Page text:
If you suffer from migraines, you might wonder if exercise is a good idea. Some folks say it can worsen your symptoms, but experts disagree. Dr. Dale Bond, a research director in Connecticut, believes that while vigorous exercise might trigger migraines in a few people, the overall benefits of staying active outweigh the risks.

Dr. Jennifer Kriegler, a neurologist, advises against exercising during a migraine attack because it can make the pain worse. However, when you’re pain-free, exercise can help prevent future attacks by reducing stress, a common migraine trigger.

Exercise also releases natural feel-good hormones called endorphins and enkephalins, which act as painkillers and antidepressants in your body. If you’ve been avoiding exercise due to migraine concerns, you might miss many benefits.

Here’s how to safely include exercise in your routine if you have migraines:

1. Choose an Activity You Enjoy: Opt for activities like brisk walking, jogging, swimming, or cycling that you find enjoyable. Start with low-impact exercises to avoid jostling your body too much.

2. Build Stamina Gradually: Begin with regular walking, and as you get comfortable, gradually move to higher-intensity exercises like jumping jacks or running stairs to strengthen your body.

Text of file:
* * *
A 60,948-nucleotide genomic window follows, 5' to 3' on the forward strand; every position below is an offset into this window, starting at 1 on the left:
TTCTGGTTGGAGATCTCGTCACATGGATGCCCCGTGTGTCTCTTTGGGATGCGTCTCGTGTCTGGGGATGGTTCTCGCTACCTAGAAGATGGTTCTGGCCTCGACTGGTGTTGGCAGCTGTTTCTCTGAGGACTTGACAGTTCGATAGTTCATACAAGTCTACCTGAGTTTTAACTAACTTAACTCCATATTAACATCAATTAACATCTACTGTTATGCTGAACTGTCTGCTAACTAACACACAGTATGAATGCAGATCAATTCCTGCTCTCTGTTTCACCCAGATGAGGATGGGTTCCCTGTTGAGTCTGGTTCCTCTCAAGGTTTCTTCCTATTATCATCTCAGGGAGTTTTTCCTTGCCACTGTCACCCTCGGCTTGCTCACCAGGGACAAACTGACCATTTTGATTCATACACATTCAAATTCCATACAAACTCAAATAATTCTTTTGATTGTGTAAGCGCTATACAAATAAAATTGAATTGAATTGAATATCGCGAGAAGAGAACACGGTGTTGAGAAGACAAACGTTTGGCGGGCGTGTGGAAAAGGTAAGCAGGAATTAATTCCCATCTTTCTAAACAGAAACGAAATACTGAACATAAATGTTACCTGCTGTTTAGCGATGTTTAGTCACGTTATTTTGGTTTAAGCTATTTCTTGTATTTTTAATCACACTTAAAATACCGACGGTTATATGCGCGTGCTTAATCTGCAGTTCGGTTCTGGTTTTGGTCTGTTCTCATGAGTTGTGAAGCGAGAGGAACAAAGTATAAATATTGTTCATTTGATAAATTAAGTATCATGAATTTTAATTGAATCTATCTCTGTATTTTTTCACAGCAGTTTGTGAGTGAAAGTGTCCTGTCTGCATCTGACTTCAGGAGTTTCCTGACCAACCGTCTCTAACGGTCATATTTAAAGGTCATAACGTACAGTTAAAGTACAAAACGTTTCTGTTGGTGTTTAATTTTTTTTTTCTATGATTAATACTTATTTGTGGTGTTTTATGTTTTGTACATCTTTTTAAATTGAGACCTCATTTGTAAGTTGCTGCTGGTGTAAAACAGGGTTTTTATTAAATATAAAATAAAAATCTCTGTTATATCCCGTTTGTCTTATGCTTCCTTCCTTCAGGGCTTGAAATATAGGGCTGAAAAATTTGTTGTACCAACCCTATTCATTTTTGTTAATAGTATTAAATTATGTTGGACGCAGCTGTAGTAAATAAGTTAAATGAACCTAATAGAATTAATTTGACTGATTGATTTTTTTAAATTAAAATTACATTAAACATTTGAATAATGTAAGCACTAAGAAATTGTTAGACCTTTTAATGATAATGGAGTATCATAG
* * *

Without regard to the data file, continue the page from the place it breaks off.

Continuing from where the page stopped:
3. Eat Smart: Consume a protein-rich snack about 90 minutes before exercising, like protein bars or nuts. Eating too close to your workout or long without food can trigger migraines.

4. Stay Hydrated: Drink plenty of water before, during, and after exercise, as dehydration can lead to migraines.

5. Warm Up and Cool Down: Prior to your workout, warm up with a short walk or light weights. Afterward, cool down with a walk or gentle stretches to reduce muscle soreness.

6. Keep Cool: Exercise in a cooler environment, especially on hot days, to avoid overheating, which can trigger migraines.

7. Use Proper Posture: Maintaining the correct form while exercising is crucial to prevent stress on your head, neck, and shoulders, which can trigger migraines. Seek advice from an exercise specialist or online videos.

8. Consider Non-Aerobic Exercise: Hatha yoga and non-aerobic exercises can also benefit migraine sufferers by addressing factors like neck pain, anxiety, and stress reduction.

9. Consult Your Doctor: Talk to your doctor about your migraine medications and their timing. Some medications can affect your heart rate and blood pressure, especially if you’re on beta blockers or calcium channel blockers. Depending on your migraine frequency, there are medications available to prevent migraines.

In summary, exercise can benefit the health of migraine sufferers, but it’s essential to choose activities you enjoy, gradually build your stamina, eat and hydrate properly, and maintain good exercise habits. Always consult your doctor for personalized advice on managing your migraines.


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